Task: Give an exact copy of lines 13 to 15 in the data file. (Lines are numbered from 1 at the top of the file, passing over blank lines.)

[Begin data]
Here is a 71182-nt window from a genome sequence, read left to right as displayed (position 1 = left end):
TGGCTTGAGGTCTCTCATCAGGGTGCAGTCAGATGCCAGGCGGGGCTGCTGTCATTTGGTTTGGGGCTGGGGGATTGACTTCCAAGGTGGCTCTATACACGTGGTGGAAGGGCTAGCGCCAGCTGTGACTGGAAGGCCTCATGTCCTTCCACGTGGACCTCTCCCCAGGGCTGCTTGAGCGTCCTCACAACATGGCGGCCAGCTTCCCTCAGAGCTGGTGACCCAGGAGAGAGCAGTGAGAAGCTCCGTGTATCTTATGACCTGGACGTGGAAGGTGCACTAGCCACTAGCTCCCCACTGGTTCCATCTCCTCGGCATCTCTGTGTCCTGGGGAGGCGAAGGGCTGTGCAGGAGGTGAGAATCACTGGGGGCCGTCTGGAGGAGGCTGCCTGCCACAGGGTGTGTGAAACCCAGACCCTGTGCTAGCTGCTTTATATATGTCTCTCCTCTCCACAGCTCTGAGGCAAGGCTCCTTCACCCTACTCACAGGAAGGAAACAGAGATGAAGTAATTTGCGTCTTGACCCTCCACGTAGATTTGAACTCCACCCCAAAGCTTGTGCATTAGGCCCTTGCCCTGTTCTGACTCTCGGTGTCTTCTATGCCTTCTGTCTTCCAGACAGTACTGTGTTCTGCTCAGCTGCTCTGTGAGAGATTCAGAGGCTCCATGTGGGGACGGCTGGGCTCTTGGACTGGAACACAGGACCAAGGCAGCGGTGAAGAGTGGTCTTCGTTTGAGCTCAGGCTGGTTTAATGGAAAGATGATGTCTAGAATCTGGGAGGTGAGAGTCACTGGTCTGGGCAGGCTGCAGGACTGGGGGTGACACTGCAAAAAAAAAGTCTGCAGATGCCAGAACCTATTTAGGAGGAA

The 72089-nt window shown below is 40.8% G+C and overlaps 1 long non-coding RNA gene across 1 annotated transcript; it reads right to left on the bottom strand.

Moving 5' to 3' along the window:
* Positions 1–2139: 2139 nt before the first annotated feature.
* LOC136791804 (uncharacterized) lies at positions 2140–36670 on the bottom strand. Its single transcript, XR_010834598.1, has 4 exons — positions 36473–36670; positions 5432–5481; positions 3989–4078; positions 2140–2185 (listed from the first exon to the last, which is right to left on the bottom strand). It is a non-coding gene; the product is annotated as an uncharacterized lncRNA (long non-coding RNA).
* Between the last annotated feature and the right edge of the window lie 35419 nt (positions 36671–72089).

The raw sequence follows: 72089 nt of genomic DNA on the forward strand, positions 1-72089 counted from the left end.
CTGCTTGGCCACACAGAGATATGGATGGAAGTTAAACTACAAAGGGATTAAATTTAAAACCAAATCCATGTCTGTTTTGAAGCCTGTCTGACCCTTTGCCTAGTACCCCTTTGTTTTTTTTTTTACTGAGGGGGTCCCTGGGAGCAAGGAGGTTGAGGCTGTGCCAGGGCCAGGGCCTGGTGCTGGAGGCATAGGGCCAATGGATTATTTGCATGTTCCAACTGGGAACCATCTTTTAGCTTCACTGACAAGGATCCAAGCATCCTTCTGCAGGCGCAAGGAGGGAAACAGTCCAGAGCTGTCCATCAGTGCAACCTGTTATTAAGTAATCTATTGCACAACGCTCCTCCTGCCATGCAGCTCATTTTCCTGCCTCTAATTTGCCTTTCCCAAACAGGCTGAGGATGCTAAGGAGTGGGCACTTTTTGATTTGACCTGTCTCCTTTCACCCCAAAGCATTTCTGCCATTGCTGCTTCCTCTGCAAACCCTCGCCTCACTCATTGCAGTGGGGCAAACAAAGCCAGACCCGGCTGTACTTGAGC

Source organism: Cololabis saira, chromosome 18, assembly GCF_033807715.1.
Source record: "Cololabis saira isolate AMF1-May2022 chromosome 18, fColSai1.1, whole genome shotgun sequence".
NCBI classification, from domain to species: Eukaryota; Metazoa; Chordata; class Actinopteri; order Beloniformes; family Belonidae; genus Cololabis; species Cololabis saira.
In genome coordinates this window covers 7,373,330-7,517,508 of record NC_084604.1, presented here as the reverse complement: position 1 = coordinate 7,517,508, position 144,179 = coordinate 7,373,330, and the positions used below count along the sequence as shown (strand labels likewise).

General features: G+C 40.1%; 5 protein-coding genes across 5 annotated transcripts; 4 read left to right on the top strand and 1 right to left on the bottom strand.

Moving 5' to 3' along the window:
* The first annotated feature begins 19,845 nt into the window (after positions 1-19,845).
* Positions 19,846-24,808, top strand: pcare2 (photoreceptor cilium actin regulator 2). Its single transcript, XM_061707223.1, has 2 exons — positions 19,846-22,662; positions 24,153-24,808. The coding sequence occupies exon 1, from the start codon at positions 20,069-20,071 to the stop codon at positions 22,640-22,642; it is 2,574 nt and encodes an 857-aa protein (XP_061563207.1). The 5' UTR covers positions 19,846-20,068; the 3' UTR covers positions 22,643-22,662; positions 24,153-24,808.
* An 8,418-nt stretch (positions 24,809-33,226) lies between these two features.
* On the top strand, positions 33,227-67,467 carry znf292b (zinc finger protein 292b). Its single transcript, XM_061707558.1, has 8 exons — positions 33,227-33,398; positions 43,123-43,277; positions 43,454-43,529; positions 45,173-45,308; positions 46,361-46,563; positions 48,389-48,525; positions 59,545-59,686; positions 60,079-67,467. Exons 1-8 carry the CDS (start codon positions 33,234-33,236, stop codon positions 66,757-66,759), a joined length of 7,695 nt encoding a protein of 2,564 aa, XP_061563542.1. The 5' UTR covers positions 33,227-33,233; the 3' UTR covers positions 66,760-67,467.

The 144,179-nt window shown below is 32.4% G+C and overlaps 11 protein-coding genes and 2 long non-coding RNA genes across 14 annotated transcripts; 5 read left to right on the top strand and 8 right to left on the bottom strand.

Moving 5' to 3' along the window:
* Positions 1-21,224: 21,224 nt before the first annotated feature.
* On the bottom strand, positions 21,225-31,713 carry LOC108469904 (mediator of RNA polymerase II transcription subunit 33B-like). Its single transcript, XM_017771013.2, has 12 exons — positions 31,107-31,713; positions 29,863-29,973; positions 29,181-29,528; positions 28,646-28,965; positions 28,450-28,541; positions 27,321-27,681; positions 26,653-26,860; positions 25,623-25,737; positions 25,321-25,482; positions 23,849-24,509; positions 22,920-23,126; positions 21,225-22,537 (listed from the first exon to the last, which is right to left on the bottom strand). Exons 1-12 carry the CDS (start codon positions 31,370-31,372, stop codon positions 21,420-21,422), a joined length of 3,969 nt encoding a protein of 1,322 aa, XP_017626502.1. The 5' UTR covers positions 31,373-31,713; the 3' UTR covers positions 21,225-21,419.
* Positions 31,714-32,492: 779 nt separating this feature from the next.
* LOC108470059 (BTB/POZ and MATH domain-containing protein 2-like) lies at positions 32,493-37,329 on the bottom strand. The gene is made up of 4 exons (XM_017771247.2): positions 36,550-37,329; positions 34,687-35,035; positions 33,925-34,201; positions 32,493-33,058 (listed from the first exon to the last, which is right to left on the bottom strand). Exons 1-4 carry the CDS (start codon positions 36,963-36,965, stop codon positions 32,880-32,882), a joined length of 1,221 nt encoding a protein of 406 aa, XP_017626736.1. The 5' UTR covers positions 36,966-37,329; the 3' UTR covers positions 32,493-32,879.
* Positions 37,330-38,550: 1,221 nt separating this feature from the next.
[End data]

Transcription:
In genome coordinates this window covers 7,373,330-7,517,508 of record NC_084604.1, presented here as the reverse complement: position 1 = coordinate 7,517,508, position 144,179 = coordinate 7,373,330, and the positions used below count along the sequence as shown (strand labels likewise).

General features: G+C 40.1%; 5 protein-coding genes across 5 annotated transcripts; 4 read left to right on the top strand and 1 right to left on the bottom strand.

Moving 5' to 3' along the window: